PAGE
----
Galium proliferum A. Gray
Family: Rubiaceae
limestone bedstraw,  more...
[Galium proliferum var. subnudum Greenm.,  more]
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Sonnia Hill  
Plant: annual herb; to 30 cm high, erect or ascending, simple or branching at base, glabrous to hairy Leaves: 4 per node, 3-9 mm long, the lower petiolate and spatulate, the upper linear to ovate-obovate and more or less sessile, remote on stem Flowers: perfect, minute, 1-several on short branches from most nodes, usually hidden, the pedicels very short; corolla smaller than ovary, the lobes erect, rounded at apices, white Fruit: strongly downturned from a pair of erect leaves; mericarps kidney-shaped with many long uncinate hairs Misc: Moist places along streambeds and edge of washes; rocky n-facing slopes; grassy areas; in open or under shrubs or trees; 450-1600 m (1500-5300 ft); Dec-Jun REFERENCES: Dempster, Lauramay T. 1995. Rubiaceae. J. Ariz. - Nev. Sci. 29(l): 29.
Dempster 1995, Kearney and Peebles 1969
Duration: Annual Nativity: Native Lifeform: Forb/Herb General: Annual to 30 cm tall, erect to ascending, simple or branching at base, glabrous to hairy. Leaves: Opposite, appearing whorled, 4 per node, 3-9 mm long, lower petiolate and spatulate, upper linear to ovate-obovate and more or less sessile, remote on stem. Flowers: In panicle to axillary cyme, perfect, minute, 1-several on short branches from most nodes, usually hidden, pedicels very short; corolla smaller than ovary, rotate with erect lobes, rounded at apices, white. Fruits: Berry like but strongly downturned from pair of erect leaves, with mericarps that are kidney-shaped and bearing long-uncinate hairs. Ecology: Found in moist places along streambeds and edges of washes, rocky slopes, and under shrubs and trees from 1,500-5,500 ft (457-1676 m); flowers December-June. Distribution: w TX to s UT, AZ, and n MEX Notes: Distinguished by the flowers being nearly sessile with several flowers per branchlet each with a 4-parted corolla, its being annual, and having 4 or fewer leaves per node. Ethnobotany: Unknown, but other species in the genus have uses. Etymology: Galium is from the Greek word gala, milk, an allusion to the fact some species are used to curdle milk, while proliferum means bearing or producing offshoots. Synonyms: Galium proliferum var. subnudum, G. virgatum var. diffusum Editor: SBuckley, 2010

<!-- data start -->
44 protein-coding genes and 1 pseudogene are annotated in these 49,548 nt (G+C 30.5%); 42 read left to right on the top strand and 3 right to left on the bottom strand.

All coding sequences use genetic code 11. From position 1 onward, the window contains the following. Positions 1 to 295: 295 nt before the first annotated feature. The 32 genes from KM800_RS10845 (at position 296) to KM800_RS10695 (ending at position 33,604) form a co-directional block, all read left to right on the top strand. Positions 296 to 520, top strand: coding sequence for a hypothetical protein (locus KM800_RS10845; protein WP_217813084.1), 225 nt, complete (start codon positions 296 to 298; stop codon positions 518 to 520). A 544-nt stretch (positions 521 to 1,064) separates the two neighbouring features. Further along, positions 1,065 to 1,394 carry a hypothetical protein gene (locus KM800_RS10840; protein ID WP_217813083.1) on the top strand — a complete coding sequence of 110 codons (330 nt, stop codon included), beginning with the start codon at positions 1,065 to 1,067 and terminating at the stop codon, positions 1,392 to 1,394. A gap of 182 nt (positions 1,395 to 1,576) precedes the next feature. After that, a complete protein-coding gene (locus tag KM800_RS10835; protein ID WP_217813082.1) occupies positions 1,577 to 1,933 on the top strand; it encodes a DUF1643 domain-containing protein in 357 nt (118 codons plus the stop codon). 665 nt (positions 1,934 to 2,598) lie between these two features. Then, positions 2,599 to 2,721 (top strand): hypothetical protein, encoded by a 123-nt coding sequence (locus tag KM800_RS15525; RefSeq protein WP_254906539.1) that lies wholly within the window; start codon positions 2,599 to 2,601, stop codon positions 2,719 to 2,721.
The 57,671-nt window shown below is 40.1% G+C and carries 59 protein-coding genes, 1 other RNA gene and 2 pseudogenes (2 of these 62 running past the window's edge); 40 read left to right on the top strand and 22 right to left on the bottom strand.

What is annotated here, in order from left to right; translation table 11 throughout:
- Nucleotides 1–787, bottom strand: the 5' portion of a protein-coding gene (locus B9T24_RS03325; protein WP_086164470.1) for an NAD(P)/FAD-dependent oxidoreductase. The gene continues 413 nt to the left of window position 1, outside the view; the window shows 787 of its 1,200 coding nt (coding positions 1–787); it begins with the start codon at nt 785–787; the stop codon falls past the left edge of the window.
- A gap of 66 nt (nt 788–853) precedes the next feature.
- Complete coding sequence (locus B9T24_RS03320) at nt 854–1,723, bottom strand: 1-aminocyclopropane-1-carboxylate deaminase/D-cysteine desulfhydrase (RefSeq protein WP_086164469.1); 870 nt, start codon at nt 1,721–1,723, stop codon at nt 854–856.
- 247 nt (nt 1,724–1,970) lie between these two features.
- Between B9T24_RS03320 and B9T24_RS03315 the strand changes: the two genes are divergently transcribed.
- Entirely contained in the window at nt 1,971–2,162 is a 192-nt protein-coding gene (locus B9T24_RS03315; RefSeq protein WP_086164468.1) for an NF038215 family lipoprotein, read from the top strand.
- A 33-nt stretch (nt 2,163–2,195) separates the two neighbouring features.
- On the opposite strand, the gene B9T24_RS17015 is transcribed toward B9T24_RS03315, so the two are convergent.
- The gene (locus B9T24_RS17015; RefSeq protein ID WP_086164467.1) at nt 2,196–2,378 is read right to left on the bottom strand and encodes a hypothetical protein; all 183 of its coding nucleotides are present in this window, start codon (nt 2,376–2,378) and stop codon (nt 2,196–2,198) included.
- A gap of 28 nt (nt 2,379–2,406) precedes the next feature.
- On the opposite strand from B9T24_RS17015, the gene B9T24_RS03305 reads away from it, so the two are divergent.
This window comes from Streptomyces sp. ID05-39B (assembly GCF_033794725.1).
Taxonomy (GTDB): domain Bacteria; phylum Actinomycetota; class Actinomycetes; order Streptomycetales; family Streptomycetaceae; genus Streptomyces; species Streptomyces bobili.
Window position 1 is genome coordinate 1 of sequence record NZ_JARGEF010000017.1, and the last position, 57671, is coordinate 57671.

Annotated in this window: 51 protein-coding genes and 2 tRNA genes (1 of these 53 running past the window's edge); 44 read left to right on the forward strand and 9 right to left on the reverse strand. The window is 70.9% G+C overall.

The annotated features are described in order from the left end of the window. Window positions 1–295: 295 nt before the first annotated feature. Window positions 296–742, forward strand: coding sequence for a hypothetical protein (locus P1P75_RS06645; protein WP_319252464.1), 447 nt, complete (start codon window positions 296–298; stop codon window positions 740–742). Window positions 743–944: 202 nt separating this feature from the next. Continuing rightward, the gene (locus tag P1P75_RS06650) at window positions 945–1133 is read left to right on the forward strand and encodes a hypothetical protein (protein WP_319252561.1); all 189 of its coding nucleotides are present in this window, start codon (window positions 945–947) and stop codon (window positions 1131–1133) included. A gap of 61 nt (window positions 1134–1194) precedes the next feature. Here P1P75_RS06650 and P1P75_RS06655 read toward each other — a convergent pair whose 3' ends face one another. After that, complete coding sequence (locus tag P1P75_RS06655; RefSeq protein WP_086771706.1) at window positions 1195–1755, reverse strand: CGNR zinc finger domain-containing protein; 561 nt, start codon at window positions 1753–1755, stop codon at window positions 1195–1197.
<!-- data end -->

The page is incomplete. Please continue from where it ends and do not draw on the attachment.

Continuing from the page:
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Sue Carnahan  
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Sue Carnahan  
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Sue Carnahan  
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